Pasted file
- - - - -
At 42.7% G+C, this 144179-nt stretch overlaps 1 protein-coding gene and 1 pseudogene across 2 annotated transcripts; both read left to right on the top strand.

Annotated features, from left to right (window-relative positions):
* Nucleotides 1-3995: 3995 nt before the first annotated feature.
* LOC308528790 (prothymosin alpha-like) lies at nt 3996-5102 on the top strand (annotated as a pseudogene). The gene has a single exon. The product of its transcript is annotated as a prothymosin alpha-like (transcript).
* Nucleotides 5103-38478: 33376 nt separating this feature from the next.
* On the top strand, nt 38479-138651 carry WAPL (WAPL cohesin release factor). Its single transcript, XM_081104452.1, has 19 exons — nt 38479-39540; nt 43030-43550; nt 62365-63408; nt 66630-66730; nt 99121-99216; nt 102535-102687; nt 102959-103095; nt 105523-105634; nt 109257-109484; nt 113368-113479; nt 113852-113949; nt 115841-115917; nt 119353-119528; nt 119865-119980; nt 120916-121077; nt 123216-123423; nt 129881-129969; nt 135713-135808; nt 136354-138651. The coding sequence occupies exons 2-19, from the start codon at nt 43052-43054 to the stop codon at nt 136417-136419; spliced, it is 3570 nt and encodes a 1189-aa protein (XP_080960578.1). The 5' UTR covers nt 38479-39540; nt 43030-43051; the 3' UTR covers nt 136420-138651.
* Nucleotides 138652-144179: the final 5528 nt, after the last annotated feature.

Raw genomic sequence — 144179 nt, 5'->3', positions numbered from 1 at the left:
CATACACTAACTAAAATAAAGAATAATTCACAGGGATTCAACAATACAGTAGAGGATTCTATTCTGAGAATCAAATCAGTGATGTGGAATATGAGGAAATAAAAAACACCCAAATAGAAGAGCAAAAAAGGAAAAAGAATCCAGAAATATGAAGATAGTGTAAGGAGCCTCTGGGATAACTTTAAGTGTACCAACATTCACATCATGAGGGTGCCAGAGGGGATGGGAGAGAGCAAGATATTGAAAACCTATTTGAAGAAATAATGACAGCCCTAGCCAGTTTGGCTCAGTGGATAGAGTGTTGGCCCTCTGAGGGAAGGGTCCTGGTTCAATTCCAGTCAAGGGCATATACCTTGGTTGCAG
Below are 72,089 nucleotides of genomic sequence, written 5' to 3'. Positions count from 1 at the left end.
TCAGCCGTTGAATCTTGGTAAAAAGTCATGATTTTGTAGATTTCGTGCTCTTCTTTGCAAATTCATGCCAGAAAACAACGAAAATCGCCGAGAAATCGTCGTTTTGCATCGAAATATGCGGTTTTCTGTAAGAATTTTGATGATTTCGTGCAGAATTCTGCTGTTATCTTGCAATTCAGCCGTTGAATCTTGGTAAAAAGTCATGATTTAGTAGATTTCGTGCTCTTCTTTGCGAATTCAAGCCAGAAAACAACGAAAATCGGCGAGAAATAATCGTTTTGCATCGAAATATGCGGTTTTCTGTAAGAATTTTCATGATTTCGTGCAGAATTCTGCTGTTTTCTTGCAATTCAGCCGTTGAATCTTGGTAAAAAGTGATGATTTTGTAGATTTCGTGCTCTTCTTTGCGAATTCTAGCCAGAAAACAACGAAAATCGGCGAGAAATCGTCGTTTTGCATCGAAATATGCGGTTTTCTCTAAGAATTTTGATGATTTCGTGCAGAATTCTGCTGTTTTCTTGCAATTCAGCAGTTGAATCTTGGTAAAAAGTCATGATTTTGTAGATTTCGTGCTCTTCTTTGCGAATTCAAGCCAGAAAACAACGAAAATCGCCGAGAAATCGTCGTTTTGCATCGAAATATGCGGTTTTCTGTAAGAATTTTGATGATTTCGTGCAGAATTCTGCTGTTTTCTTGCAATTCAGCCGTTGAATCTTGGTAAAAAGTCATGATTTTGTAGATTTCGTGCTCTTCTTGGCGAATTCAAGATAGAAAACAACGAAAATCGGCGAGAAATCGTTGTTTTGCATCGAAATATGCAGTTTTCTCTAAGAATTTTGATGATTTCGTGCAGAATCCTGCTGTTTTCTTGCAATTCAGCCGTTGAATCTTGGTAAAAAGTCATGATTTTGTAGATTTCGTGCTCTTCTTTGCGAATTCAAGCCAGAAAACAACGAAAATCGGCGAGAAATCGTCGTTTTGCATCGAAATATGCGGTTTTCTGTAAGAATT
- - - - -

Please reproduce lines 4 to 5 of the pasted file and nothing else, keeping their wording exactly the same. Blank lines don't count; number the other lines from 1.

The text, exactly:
* LOC308528790 (prothymosin alpha-like) lies at nt 3996-5102 on the top strand (annotated as a pseudogene). The gene has a single exon. The product of its transcript is annotated as a prothymosin alpha-like (transcript).
* Nucleotides 5103-38478: 33376 nt separating this feature from the next.